Thursday, September 22, 2011
Peter Funch: A Series Of Coincidental Coincidences
Posted by Jay at 7:06 PM
Even with the advent of digital photography, good modern street photography is surprisingly hard to come by. There are a handful of photographers today that keep the scene fresh and exciting, with some of them bridging the gap between photography and art to create something new and affecting. Peter Funch belongs to that second group with his photographs of weird and curious coincidental coincidences.
Peter Funch is a photojournalist based in New York City. He got started in photography while he was in school, bringing along his camera as it allowed him to tell stories in a way he was never able to do so before. Working as a photojournalist later on, he was never allowed to manipulate his photos (as is the practice of almost all newspaper groups). Funch however was also interested in conveying scenes that weren't necessarily happening at only one point in time.
In order to make his stories, Funch would set up his camera at busy intersections of the city, often for ten to fifteen days at a time, and taking in the scenes that unfolded before his lens. This allowed him to capture different kinds of everyday events at the same location.
If these images look too good to be coincidental, you're right; Funch manipulated the subjects in his photographs so that they appear to have a common theme to them. The images are from a series called Babel Tales, which is a collection of his photographs "that focus on human relations (Or the lack thereof) in big cities."
Funch takes the photographs back to his studio, assigns them to different categories depending on details that stand out, and then combines these details into one frame. In effect, he takes various small moments and creates one huge event. Thus, you get colorful scenes of balloons in the streets, ladies in red or smokers exhaling all at once. The seemingly staged pictures are comical but intriguing at the same time.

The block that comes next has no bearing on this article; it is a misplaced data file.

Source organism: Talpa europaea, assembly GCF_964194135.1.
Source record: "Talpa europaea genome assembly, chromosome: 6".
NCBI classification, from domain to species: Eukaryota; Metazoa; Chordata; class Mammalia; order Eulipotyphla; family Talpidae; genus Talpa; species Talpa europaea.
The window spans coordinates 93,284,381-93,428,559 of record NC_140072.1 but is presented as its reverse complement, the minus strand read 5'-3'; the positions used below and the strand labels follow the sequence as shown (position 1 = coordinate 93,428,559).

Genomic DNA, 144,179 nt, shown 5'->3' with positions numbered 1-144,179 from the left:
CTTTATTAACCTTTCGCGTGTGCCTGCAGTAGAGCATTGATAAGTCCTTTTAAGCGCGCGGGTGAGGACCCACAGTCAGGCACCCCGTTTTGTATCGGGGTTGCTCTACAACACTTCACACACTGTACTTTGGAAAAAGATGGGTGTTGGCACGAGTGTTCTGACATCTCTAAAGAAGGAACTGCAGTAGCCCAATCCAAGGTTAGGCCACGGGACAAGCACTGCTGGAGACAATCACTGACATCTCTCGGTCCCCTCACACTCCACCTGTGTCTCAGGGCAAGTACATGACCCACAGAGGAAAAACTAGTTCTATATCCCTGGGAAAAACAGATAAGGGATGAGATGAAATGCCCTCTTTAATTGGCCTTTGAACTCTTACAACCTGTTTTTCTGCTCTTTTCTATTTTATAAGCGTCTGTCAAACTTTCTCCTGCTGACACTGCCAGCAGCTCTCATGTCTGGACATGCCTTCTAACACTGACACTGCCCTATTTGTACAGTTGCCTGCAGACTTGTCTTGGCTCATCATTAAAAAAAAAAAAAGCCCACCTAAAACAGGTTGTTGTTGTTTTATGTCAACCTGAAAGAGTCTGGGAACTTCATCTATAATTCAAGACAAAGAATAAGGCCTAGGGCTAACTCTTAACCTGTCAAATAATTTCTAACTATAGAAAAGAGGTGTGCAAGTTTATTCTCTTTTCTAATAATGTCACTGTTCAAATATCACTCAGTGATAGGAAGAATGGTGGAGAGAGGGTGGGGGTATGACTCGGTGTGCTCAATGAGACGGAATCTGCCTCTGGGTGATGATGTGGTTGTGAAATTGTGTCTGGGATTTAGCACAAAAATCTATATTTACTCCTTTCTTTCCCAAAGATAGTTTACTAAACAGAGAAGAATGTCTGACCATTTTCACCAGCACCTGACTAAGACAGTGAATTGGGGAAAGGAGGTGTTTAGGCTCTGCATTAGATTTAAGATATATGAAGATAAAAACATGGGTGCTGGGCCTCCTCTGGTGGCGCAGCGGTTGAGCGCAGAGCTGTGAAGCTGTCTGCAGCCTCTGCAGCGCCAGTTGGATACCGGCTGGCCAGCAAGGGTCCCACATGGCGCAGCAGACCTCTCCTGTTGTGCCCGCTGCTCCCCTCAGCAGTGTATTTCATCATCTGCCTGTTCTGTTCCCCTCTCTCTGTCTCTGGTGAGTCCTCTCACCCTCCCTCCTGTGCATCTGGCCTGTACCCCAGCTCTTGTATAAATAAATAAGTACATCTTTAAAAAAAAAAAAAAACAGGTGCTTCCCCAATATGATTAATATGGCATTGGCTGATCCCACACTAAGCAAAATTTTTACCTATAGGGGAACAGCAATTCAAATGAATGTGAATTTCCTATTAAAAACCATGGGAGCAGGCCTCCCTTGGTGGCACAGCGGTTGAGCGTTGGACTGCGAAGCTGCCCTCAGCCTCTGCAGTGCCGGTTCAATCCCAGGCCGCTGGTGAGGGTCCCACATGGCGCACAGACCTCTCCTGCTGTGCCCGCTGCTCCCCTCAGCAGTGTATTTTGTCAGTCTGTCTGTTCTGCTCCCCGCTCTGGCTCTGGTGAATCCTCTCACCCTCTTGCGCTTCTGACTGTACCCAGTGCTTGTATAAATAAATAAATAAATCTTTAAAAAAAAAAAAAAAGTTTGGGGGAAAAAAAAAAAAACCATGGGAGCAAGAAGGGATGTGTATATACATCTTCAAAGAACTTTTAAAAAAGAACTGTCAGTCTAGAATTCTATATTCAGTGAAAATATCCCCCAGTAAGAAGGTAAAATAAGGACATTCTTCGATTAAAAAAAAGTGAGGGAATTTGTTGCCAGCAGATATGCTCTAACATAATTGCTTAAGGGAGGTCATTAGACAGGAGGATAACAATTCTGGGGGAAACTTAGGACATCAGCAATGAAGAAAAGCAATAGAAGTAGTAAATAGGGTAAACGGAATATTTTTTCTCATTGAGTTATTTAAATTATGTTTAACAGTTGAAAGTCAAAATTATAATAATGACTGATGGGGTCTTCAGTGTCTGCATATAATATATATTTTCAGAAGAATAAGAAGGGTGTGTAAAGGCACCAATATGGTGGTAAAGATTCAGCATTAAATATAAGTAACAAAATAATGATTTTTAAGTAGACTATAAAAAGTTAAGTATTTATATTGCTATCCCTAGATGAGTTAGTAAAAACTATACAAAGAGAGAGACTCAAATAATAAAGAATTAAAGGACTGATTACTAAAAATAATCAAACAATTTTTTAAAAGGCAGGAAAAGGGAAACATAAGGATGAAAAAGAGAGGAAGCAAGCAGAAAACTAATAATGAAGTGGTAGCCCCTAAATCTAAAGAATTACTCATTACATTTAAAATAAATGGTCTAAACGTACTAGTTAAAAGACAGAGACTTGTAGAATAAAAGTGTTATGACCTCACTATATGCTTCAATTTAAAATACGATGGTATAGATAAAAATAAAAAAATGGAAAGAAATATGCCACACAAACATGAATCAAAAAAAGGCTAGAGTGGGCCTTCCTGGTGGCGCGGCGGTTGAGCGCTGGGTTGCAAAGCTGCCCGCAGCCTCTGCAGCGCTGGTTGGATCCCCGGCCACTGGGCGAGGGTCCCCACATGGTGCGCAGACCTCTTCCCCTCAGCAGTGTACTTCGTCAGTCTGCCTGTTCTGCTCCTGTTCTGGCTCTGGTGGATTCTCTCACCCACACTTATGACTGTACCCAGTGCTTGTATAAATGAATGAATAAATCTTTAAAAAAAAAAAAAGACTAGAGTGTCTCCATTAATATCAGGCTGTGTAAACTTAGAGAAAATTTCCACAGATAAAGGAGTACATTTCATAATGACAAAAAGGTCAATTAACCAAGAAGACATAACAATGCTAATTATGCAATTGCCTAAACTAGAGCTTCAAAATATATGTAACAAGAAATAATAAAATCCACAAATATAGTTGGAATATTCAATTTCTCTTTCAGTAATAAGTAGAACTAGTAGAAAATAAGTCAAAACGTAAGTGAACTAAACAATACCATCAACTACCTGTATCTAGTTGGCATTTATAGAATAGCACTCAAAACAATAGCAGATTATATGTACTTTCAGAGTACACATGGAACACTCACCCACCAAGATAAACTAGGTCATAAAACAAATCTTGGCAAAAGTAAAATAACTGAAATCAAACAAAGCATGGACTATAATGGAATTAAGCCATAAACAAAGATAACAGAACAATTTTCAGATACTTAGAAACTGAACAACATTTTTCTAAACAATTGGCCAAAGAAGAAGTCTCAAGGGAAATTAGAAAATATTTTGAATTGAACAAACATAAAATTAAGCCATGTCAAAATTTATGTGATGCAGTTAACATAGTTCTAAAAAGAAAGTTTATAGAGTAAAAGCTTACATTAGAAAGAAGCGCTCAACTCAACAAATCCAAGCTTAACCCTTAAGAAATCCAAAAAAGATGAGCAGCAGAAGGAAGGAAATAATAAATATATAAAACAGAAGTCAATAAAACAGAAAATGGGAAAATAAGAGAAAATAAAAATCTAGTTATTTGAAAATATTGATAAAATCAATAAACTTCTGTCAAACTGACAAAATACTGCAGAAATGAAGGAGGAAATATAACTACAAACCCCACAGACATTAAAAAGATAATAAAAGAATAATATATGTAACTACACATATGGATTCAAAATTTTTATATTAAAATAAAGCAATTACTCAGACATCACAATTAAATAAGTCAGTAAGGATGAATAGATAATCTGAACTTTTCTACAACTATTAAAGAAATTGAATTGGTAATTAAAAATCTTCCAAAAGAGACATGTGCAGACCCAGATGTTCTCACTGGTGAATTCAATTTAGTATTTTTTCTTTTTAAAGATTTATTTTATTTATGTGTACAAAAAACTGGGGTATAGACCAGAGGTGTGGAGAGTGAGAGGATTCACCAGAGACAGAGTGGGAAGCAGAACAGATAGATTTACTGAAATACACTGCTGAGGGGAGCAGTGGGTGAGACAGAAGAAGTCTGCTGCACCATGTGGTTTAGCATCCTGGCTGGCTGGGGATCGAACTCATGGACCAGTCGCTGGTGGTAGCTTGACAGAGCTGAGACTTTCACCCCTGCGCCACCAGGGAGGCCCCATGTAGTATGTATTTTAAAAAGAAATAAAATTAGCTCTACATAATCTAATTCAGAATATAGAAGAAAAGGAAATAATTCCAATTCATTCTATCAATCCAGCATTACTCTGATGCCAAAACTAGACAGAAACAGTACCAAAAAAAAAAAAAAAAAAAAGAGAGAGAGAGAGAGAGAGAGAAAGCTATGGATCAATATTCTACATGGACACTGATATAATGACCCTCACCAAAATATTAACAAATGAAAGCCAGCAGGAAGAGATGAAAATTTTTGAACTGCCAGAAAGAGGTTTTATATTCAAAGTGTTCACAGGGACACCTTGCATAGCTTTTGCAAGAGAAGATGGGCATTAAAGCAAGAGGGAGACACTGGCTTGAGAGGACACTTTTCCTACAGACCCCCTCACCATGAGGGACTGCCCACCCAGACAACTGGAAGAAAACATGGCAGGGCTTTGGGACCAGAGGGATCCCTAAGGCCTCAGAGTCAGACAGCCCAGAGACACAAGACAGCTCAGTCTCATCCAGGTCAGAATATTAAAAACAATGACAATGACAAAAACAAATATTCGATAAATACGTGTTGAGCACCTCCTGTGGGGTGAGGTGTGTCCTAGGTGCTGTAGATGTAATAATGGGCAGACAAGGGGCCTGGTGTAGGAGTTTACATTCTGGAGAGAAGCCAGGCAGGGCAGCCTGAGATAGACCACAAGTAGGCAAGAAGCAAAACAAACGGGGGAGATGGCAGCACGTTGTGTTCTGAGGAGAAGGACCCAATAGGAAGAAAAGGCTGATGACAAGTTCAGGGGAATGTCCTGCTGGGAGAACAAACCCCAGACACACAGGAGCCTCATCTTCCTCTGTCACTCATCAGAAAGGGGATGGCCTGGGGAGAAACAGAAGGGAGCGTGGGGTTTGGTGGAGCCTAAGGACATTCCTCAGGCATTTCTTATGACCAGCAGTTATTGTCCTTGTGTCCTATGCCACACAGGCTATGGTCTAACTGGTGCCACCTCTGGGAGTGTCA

In creating these images, Funch makes scenes that actually never existed, but also reflect real events at different moments in time. You of course get the sense that these are artificial scenes, but at the same time they look somewhat normal as they contain very natural elements. Suddenly, events that are mundane or inherently personal like yawning or talking on your cell phone become shared moments, and even with the knowledge that these scenes aren't real, you somehow feel that they could still be true.
As a photojournalist, it's hard to convey the reality of a scene with just one frame, so Peter Funch has blurred the boundary between pure documentary photography and photo manipulation in order to bring about themes that are surprisingly simple, yet universal.
Check out Peter Funch's images of coincidental coincidences over at his website. His Babel Tales series, which collects these images from 2006 to 2010, can be found here.